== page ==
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Friday, July 19, 2019

Members of the Jewish community rightly strive for unity. Orthodox, Reform, Conservative... we are all Jews yet we wear denominational labels that seem like a remnant of last century. We are good at getting along on the individual level; can’t we unite organizationally and institutionally? We are one people yet we have different shuls and different schools. Why can’t we just be Jews, no label necessary?

God desires peace within the Jewish people. The Sages tell us that there is no greater vessel for divine blessing, no more effective method of earning heavenly grace, than peace (Uktzin 3:12). We are given permission to occasionally lie, based on God’s example, for the sake of peace (Yevamos 65b). When there is Jewish unity, even if some Jews are idolators the community is safe from divine fury (Tanchuma, Shoftim 18). Yet, with all this admirable desire for unity, there is another type of peace that sometimes lies neglected. To be good Jews, we need to ensure the proper priority order of communal peace.

Unity requires four elements, each essential to the survival of unity and each alluded to in a famous rabbinic passage (Avos1:12): “Hillel said: Be among Aharon’s students—1) love peace, 2) pursue peace, 3) love people, 4) and bring them close to Torah.”

The first essential element of unity is Desire. Only people who want to unite, who strive for peace, can do so. Like a happy marriage, communal unity requires constant work to overcome the inherent divisiveness of human nature. We all see things primarily from our own perspectives. If we are not deeply committed to unity, we will quickly resign in frustration. Because the Torah tells us to strive for unity, we must all find this desire.

The second necessary component of unity is Compromise. We must pursue peace, actively attempt to work through our differences and resolve our competing needs. That can only be accomplished through compromise. No single person has all the wisdom so we have to learn to accommodate other visions of what is right.

Third is Respect, love for each other. We have to step out of our own skins to see life from each other’s perspective. Only then we will be able to recognize the deep passion and conviction we each bring to our positions. Without mutual respect, we cannot sit at a table and work together in good faith. At most, we would be able to temporarily cooperate in a spirit of distrust.

The fourth essential element for unity is Common Purpose. We can only unite in pursuit of a goal. Otherwise, we are merely acting friendly, which is no small matter. For Aharon, and for us, bringing peace to the world is inherently linked to bringing people closer to Torah. For Jews committed to the Torah, the ultimate Common Purpose is maintaining and spreading Torah faith and observance. There are other common purposes, such as combating anti-semitism and supporting Israel. We can unite under those and similar banners. But when it comes to religion, which lies at the center of our very being, we unite in support of a divinely ordained Judaism.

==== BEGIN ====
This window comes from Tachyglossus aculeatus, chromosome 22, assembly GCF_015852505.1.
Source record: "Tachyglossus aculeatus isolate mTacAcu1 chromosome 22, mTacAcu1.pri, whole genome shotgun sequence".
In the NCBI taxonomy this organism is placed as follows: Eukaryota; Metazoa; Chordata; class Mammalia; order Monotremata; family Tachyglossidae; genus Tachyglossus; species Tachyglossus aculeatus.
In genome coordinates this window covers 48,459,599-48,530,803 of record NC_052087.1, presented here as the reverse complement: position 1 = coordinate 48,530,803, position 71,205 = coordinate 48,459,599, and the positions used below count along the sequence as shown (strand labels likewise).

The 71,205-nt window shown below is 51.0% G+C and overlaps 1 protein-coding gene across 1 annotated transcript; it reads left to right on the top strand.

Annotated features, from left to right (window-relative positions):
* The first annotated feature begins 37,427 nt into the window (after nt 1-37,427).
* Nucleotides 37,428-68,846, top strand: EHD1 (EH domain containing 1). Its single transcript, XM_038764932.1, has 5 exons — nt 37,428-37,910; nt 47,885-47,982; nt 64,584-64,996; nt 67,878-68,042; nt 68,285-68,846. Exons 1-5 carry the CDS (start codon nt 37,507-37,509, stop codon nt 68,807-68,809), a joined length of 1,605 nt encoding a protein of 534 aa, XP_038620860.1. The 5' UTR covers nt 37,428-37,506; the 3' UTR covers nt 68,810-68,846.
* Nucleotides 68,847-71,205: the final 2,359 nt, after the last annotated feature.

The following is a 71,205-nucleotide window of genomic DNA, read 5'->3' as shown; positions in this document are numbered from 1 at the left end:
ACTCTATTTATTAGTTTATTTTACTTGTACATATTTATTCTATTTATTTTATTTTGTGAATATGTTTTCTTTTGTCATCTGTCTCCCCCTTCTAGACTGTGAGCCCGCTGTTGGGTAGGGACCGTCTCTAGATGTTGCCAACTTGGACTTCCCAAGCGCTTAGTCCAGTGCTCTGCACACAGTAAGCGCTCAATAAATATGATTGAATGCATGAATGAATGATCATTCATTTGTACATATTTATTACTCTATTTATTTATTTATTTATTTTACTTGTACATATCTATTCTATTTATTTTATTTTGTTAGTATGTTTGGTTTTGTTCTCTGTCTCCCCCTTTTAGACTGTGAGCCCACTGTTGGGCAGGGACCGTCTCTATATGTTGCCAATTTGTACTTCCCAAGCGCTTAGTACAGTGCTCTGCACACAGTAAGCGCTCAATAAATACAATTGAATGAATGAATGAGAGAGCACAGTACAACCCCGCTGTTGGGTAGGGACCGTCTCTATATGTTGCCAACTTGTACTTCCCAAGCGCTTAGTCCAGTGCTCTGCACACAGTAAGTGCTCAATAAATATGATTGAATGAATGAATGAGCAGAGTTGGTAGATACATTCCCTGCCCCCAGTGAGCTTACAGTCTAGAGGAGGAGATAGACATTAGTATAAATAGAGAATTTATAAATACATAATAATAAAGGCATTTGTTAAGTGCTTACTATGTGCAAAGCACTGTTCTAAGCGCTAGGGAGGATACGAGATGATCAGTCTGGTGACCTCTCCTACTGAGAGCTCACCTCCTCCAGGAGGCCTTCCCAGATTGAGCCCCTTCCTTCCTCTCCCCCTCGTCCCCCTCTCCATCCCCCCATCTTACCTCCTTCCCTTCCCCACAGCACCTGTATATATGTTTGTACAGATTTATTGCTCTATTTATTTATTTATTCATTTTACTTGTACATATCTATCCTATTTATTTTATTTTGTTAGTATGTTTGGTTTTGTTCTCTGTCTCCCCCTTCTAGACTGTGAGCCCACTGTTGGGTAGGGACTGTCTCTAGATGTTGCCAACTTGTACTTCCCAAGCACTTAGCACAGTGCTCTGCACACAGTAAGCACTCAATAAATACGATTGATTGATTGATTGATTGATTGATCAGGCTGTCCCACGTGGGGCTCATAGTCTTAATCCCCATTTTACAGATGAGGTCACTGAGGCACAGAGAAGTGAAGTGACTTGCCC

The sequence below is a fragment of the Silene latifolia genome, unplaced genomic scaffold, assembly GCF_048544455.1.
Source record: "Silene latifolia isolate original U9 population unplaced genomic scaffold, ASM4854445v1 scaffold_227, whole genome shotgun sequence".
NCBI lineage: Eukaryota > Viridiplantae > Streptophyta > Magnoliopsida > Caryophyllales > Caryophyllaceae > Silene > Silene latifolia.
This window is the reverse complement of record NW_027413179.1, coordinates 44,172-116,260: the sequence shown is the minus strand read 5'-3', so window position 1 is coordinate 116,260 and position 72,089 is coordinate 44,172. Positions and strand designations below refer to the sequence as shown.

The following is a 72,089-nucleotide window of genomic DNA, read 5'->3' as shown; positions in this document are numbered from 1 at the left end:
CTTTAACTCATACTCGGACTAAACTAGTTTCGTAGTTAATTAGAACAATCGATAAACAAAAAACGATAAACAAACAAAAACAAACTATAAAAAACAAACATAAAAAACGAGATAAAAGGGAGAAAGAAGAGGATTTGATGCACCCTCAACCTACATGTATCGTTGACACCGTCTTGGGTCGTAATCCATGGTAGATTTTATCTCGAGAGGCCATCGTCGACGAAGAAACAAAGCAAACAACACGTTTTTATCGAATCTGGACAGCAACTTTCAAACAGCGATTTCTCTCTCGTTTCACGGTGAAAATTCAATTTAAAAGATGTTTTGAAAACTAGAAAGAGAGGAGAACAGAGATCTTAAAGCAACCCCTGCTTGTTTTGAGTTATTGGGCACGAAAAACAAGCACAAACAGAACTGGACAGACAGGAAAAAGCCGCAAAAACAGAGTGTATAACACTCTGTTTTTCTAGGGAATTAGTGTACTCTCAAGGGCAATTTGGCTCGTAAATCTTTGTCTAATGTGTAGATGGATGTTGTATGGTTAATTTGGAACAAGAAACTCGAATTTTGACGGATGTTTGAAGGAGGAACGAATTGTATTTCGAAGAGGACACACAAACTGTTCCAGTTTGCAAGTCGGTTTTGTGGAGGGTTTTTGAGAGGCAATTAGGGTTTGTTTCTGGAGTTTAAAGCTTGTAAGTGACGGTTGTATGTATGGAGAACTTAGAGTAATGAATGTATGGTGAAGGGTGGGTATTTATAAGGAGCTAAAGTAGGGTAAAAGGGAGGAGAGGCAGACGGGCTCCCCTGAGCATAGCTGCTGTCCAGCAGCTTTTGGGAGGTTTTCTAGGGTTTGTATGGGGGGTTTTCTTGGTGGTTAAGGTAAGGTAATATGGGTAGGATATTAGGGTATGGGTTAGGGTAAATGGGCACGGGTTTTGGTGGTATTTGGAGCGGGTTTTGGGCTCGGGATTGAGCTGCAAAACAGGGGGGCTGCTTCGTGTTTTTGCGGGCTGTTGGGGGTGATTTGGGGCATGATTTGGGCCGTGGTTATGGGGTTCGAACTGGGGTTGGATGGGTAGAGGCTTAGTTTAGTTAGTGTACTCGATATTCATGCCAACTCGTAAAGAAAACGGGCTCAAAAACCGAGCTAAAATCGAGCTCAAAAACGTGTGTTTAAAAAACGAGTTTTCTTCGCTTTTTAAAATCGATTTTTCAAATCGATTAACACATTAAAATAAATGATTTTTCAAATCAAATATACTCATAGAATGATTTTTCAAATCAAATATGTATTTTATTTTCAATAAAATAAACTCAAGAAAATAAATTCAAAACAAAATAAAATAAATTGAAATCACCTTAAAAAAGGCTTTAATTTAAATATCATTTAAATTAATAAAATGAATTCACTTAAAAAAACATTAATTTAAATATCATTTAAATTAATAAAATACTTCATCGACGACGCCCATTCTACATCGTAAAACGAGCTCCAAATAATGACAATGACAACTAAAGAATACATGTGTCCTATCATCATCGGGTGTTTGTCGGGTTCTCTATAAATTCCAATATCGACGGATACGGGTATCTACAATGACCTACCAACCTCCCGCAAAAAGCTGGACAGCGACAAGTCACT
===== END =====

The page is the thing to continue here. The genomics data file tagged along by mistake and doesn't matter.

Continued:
Rav Yaakov Ettlinger, arguably a forerunner of Modern Orthodoxy, put the issue as follows (Minchas Ani, Pinchas): Do not argue that we must unite with religious reformers for the sake of peace. While peace with other Jews is very important, we must first have peace with God. I do not believe that Rav Ettlinger was arguing for erecting a communal barrier between Orthodox and Reform Jews. Rather, he was saying that we must proudly advocate for Torah views even when they become unpopular and divisive. When we join with others, it must be in pursuit of a Torah vision of the common good.

However, this position is ambiguous because Torah interpretations abound. Who can say that any particular position is not a legitimate Torah view? This is a particularly problematic question. Havdalah, distinguishing between sacred and profane, between right and wrong, between good and evil, is one of our primary challenges in life. The inability to differentiate between legitimate and illegitimate Torah interpretations is a sign of a crippled critical mind. It is a paralysis of judgment that quickly and inevitably leads to religious collapse.

Rav Norman Lamm, in the title essay of his Seventy Faces, writes (pp. 136-137): “A pluralism that accepts everything as co-legitimate is not pluralism, but the kind of relativism that leads to spiritual nihilism. If everything is kosher, nothing is kosher. If ‘Torah’ has an infinite number of faces, then it is faceless and without value or significance.”

Torah scholars have the duty to teach what is and is not Torah. While the layman’s instinct is usually very good at quickly discerning improper interpretations, we must ultimately defer to our experts. In order to make peace with God, we must ensure that we unite toward goals that are at least consistent with Torah and ideally advocate Torah faith and observance.

Why do we need different schools and shuls? Why must we maintain separate institutions and only join together on specific topics of mutual benefit? Because our primary goal in life is to maintain and spread Torah faith and observance. However, joining with those who advocate other goals, who even wish to undermine traditional beliefs and attitudes, is an absurd negation of the very core of our lives. We do not demand religious perfection; even idolators are welcome to join our ranks as long as they do not publicly advocate their sins. We must be willing to pay dearly for communal peace but sometimes the price can be too high.

By Rabbi Gil Student